A woman I worked with had become very depressed from what was literally a life-altering job change. Her passion in life was being a law enforcement officer. Being out in the community was where she felt she belonged. Then, an illness caused tremors in her hands to the point where she could no longer handle a gun the way she needed to, and the job she loved became one she hated—still law enforcement, but tied to a desk. Her everyday unhappiness and struggle with the change snowballed into depression. She couldn’t do the desk job any more. With her children away at college and a husband who loved her but had no idea what to do, she felt isolated. She became lethargic, couldn’t get herself off of the couch. There was no energy, no spirit left. Fortunately, she sought help.
In her case, it was a matter of using another one of her passions to get her life back. As she had fallen into the abyss of depression, she had given up music, which was an enormous part of her life. She had stopped playing piano, listening to music or even discussing music with her family and friends. This had been a cornerstone of her life before; everything she did outside of her job was connected to it. For her, the first step was to force herself to sit down at the piano and play. She started with playing once a day for ten minutes, and slowly increased the time she spent. She needed to feel and hear the music again.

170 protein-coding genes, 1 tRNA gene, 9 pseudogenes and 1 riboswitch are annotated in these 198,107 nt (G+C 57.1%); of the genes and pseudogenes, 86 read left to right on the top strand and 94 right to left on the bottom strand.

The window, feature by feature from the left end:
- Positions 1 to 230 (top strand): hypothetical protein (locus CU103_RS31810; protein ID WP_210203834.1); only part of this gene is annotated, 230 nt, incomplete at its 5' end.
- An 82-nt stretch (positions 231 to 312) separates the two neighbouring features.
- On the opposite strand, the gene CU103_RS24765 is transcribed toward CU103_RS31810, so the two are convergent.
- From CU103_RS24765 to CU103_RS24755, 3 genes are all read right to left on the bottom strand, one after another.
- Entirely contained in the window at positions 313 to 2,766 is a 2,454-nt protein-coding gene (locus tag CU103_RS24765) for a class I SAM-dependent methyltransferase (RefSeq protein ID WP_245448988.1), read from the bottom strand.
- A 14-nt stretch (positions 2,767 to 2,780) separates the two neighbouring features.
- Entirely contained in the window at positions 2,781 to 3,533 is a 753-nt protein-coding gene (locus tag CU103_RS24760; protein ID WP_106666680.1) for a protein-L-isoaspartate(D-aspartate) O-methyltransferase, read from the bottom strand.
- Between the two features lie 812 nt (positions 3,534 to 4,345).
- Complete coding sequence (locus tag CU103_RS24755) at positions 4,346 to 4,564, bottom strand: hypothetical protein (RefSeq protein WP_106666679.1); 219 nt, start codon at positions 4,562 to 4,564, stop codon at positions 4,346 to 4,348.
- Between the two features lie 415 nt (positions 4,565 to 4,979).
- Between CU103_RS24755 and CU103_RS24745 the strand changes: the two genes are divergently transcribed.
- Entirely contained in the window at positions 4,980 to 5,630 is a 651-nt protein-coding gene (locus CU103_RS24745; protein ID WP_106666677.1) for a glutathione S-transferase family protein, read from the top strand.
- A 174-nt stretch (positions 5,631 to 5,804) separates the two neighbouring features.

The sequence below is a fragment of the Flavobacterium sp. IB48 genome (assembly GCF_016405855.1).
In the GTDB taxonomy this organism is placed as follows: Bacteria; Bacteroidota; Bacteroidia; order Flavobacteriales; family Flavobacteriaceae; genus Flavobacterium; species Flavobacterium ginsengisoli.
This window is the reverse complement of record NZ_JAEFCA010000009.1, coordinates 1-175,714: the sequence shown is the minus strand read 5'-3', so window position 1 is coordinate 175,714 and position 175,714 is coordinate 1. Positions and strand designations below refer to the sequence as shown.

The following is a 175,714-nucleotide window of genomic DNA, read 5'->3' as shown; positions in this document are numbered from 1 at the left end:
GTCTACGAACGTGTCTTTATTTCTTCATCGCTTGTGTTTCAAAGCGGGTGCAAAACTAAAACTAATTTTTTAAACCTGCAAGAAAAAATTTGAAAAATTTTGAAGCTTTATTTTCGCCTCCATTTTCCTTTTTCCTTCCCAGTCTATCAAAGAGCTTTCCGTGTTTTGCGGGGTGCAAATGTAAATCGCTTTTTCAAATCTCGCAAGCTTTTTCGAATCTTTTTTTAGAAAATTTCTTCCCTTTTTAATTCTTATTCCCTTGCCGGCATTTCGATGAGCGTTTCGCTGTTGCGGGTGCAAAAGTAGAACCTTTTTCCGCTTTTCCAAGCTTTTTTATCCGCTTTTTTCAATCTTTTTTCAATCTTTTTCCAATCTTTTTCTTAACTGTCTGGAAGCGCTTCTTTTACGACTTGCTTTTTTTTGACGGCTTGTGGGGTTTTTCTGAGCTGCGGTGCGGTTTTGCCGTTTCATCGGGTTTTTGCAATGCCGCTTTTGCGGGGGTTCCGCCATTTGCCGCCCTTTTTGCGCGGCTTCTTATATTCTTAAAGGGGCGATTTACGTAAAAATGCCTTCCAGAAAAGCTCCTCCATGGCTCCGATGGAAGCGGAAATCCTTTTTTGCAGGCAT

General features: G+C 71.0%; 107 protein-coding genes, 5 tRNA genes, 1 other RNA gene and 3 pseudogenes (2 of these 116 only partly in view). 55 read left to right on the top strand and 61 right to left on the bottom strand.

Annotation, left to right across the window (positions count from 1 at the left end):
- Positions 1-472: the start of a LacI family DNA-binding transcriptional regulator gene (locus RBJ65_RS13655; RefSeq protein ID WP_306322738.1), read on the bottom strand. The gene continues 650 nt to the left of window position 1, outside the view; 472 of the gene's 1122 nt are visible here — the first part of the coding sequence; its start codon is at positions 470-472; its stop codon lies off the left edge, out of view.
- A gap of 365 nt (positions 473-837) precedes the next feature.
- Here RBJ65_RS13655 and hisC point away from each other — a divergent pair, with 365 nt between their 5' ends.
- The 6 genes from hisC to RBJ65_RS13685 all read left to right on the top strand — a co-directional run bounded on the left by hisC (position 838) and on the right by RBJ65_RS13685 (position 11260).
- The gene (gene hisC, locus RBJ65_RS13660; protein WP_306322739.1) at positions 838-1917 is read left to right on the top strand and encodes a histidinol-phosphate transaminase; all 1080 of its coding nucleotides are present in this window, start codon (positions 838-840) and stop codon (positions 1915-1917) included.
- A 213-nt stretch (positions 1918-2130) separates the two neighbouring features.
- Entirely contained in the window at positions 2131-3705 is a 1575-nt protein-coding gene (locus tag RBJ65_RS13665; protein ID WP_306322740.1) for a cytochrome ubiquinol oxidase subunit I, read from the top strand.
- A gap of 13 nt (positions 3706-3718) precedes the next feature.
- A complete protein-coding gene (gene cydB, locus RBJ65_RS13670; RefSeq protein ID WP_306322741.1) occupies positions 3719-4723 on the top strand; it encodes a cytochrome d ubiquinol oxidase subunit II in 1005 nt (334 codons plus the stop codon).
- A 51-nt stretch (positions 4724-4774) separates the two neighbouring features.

Once she allowed herself to get back to something that created pure joy in her life, she started to pull herself out of her depression and shift her perspective. She focused on music, playing and listening to it for herself, enjoying it with her daughters when they were home, sharing music with her friends. All things she used to do. Eventually, she was able to go to a concert with her husband—out of the house and back into the world. This led, as it usually does, to other positive changes. She started dressing better, going out with her friends and joining a spin class to work out with music. All of which widened her world once again. She is a perfect example of how important passion is and how hard it makes life when it’s lost. Use your passions to find a path to getting your life back after depression.